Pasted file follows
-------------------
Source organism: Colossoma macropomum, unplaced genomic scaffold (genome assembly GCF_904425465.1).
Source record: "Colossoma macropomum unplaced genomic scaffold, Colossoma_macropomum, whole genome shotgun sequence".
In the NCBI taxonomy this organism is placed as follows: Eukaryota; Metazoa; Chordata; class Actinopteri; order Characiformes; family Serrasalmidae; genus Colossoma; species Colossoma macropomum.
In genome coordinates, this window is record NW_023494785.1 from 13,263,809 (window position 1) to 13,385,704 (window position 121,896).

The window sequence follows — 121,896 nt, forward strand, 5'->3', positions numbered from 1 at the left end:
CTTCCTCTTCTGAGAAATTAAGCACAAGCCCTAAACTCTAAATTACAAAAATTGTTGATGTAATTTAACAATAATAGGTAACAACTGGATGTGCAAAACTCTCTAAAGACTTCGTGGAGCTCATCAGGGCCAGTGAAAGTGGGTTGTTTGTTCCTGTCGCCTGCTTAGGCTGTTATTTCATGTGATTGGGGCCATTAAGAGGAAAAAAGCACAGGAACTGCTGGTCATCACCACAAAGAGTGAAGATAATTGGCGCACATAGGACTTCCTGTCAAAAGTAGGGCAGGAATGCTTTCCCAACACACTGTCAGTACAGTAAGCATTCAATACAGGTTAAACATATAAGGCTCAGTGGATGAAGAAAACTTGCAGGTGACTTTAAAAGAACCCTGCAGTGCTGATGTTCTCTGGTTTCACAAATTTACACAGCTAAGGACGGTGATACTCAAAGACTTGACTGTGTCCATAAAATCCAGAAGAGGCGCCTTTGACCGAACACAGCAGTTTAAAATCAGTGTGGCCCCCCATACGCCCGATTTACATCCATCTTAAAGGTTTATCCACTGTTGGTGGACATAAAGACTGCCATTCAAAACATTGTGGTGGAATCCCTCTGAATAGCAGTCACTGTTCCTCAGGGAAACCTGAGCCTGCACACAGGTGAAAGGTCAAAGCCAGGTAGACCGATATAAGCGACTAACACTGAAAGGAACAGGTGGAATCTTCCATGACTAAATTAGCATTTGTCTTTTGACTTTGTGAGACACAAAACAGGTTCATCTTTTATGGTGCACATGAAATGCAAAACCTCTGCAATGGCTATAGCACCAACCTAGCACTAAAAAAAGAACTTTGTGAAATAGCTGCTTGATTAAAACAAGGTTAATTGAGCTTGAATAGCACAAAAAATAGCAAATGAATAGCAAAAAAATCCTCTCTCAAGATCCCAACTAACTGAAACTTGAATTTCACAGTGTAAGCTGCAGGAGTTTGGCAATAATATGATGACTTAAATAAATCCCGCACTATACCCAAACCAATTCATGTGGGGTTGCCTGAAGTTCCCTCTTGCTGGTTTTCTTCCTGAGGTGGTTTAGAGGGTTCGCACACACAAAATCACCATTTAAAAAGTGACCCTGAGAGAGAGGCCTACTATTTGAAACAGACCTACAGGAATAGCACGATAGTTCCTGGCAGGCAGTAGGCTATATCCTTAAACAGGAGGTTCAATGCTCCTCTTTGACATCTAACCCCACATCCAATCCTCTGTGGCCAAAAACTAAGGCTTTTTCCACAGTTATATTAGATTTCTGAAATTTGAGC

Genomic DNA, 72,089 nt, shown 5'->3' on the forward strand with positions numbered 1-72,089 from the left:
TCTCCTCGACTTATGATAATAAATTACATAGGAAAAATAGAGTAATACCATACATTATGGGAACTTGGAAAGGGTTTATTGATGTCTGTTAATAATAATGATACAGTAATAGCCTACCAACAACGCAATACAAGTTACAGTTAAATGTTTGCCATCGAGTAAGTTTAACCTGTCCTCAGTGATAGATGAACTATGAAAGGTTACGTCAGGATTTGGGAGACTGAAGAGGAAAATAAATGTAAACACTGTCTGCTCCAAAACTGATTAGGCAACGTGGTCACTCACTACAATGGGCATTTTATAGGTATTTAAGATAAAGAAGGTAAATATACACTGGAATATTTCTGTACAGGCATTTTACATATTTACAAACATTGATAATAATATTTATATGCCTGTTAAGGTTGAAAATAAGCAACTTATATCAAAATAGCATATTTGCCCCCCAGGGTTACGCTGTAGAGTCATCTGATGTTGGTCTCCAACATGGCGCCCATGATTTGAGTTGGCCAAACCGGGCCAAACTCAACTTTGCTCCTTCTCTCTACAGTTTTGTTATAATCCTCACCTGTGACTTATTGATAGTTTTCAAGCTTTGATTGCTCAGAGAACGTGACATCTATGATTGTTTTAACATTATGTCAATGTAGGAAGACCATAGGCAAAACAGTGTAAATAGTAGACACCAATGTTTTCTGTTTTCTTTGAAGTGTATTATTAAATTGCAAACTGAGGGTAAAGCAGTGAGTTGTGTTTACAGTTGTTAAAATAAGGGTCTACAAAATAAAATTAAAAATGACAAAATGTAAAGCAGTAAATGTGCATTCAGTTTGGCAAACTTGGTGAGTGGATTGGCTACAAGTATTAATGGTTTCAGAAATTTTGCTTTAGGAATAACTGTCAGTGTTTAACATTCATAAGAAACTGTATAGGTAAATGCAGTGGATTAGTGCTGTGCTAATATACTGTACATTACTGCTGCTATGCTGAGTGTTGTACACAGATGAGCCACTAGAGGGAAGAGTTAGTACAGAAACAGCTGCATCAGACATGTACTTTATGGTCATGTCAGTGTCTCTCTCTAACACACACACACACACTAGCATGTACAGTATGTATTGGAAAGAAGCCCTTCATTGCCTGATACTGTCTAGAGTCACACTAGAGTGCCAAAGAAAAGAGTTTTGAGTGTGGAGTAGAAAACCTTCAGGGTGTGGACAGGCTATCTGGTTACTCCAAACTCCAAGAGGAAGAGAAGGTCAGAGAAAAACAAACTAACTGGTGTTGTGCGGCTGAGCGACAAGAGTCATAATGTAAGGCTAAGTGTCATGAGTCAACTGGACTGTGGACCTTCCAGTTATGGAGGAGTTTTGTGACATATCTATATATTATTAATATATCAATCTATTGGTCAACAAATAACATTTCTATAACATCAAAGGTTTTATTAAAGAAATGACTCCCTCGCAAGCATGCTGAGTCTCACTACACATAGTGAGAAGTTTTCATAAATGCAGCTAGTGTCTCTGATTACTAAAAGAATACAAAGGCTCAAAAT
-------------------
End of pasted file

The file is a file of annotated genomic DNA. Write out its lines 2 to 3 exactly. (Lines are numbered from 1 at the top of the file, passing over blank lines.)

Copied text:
Source record: "Colossoma macropomum unplaced genomic scaffold, Colossoma_macropomum, whole genome shotgun sequence".
In the NCBI taxonomy this organism is placed as follows: Eukaryota; Metazoa; Chordata; class Actinopteri; order Characiformes; family Serrasalmidae; genus Colossoma; species Colossoma macropomum.